By Gus Wendel, MURP ’17
“Las calles no son para los niños. Las calles estan donde van los autos, entonces son para los autos”. It can be difficult to convince someone that the street belongs to people, not cars. Harder still is convincing a parent of three children that the street can be a safe place for kids to play. The task of changing the way we think about the street, who it’s for, and how it might otherwise be used, is one that requires a broader shift in the public consciousness. One of the fundamental tasks of Peatoniños, my project for the summer, is to disrupt the simple yet pernicious narrative that the streets belong to cars. My co-collaborators and I argue that it is critical to challenge this narrative in order to realize what Lefebvre and Harvey call the “right to the city”, that belongs to all citizens, including children.
In Mexico City, 56% of the population is under 26 and the number one preventable cause of death in youth is pedestrian-automobile accidents. According to the Consejo Nacional para la prevención de Accidentes, in 2013, 80% of traffic incidents in Mexico occurred in urban areas and were the primary cause of death amongst children between 5 and 14 years old. While there is no one causal factor, a range of urban conditions related to traffic, pedestrian mobility, youth mobility, and multi-modal access to the street to name a few, are attributable to this stark reality. What can we do to make the streets safer for young people? How might we reclaim the street for all users, especially children?
Peatoniños is a project developed in collaboration between the UCLA Urban Humanities initiative and
Laboratorio Para La Ciudad. I came on board in June to help take the project to its next iterative phase. In short, Peatoniños promotes the rights of children to play and to the city by creating “play streets”, which consists of simulating play spaces and developing ludic activities on streets partially or completely closed to vehicular traffic. We select sites that have (1) a medium to high degree of marginalization, (2) relatively high concentrations of children, and (3) a lack of public space, where (4) there is continuous traffic on the street, (5) high automobile speeds (>30 km/hr), and (6) there is an evident presence of cars parked on the street.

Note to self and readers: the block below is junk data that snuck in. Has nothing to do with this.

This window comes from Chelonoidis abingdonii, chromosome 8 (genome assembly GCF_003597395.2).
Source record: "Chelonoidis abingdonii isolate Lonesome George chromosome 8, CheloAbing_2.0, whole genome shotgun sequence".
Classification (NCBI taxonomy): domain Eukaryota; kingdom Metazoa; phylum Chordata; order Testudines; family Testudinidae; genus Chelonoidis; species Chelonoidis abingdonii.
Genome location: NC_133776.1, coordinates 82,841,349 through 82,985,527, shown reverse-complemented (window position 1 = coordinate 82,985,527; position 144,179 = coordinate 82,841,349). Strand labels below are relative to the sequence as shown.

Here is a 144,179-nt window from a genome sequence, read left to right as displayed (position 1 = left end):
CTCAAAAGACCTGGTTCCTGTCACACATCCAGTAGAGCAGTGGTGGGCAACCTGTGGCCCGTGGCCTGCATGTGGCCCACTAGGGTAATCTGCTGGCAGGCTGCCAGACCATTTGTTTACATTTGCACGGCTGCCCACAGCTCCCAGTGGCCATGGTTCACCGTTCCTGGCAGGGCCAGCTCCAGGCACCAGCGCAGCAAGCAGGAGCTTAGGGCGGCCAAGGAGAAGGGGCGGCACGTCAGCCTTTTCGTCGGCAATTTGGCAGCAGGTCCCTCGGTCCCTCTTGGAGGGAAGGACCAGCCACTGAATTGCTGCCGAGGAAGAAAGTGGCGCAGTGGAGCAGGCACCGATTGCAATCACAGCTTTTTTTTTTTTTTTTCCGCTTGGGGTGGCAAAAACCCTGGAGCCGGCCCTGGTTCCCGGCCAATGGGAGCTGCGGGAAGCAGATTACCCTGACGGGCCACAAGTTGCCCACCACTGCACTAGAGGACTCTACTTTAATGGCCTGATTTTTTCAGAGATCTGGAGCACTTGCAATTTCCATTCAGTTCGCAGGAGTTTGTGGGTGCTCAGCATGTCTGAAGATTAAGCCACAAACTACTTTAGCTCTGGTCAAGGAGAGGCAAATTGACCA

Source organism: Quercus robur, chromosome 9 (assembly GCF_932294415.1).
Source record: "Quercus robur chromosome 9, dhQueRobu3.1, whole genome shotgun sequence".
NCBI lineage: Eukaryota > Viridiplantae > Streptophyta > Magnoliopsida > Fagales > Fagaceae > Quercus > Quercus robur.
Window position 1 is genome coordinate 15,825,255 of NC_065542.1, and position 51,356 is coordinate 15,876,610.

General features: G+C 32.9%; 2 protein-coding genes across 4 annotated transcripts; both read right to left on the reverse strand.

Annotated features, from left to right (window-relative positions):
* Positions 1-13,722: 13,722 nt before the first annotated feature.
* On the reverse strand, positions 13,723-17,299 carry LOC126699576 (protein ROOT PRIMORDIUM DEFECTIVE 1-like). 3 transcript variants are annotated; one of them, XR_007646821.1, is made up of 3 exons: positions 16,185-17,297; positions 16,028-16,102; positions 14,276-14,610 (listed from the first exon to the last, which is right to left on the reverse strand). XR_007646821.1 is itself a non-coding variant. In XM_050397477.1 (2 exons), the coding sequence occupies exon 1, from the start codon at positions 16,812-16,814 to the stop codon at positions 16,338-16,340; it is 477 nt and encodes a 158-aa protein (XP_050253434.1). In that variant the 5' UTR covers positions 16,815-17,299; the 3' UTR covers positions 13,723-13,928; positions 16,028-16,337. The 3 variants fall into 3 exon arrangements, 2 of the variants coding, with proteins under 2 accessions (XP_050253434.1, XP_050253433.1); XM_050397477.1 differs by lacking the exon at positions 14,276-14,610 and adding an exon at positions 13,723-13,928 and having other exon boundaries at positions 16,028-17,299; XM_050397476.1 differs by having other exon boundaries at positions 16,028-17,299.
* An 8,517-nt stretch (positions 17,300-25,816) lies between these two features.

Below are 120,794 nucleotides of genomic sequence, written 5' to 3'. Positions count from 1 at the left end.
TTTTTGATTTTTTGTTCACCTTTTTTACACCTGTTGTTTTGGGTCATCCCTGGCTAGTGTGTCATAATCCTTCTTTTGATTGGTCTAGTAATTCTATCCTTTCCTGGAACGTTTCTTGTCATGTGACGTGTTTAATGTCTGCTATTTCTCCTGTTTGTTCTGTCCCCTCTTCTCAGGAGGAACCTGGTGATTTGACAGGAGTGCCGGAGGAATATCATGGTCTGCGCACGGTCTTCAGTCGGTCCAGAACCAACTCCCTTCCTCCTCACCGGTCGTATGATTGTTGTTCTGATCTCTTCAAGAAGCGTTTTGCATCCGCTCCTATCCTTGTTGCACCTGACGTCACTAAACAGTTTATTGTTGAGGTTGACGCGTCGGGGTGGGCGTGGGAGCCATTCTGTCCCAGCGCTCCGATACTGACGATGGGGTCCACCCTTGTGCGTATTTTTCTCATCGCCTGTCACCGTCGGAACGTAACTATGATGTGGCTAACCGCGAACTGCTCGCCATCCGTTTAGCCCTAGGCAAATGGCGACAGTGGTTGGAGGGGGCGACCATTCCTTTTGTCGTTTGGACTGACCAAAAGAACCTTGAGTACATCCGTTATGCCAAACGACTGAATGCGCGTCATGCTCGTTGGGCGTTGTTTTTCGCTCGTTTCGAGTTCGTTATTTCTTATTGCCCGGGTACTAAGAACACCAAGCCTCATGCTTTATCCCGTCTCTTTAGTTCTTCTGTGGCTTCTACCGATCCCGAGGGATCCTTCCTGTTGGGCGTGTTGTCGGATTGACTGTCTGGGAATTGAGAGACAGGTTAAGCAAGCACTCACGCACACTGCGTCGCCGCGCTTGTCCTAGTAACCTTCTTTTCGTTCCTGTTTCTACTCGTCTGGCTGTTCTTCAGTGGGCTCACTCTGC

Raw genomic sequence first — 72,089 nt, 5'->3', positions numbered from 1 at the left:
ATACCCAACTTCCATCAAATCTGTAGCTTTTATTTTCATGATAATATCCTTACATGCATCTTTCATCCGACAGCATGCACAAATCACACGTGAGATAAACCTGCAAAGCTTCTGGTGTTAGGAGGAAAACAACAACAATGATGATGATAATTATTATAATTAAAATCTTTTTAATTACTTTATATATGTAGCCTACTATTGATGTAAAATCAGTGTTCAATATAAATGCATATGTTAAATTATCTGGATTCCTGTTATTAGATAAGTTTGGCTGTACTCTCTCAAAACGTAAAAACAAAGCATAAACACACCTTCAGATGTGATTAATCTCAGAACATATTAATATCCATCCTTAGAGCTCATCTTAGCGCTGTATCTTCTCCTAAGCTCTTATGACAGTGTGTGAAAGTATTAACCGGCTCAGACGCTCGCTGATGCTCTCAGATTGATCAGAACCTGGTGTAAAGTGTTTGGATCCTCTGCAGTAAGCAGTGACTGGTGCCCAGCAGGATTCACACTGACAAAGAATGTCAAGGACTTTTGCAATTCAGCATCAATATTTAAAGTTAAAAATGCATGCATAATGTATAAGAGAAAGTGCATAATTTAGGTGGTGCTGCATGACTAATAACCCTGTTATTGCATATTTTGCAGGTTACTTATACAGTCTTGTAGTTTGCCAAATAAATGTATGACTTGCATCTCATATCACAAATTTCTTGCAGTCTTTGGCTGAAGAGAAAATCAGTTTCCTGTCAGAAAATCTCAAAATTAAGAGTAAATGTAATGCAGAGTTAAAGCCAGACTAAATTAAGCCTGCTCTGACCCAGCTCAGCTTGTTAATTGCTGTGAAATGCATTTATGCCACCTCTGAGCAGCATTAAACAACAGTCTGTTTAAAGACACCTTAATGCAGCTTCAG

While it is still early to draw conclusions, it is quite obvious the ways that Los Angeles can learn from Mexico City’s example, specifically the relationship between community members and local government. Each play street intervention is only successful as far as local community members are willing to get involved. For example the “viene vienes”, whose informal parking business controls public parking in many neighborhoods, voluntarily helped us close down the streets to traffic during our first play street event, making it possible for us to turn our attention to making sure kids were playing safely. Establishing trust between community stakeholders and government, and planning for a certain degree of uncertainty, or flexibility, seems to be critical elements that allow these types of interventions run smoothly. Cars and the culture that supports them are relentless, both here and in Los Angeles, so establishing different tactics for slowing traffic and shutting down streets in a civil manner is crucial.
It’s hard to accept that it’s already August. I’ve been here in Mexico City for seven weeks, yet it feels like two. The project we undertook in collaboration with Laboratorio Para La Ciudad (Lab) has already seen two successful play street interventions, one in Colonia Buenos Aires, the other in Colonia Obrera, both working class neighborhoods located near dense city center.
It’d be a vast understatement to say I’ve learned loads thus far—there really is no easy, concise way to describe the tremendous impact this project has had on me intellectually and emotionally. I wasn’t able to change the mind of the parent of three, but otherwise parents have overwhelmingly supported Peatoniños, and unless a family already had plans, they enthusiastically show up to our events with their kids. Undoubtedly, we have accomplished a ton these past few weeks, and there is still a long way to go.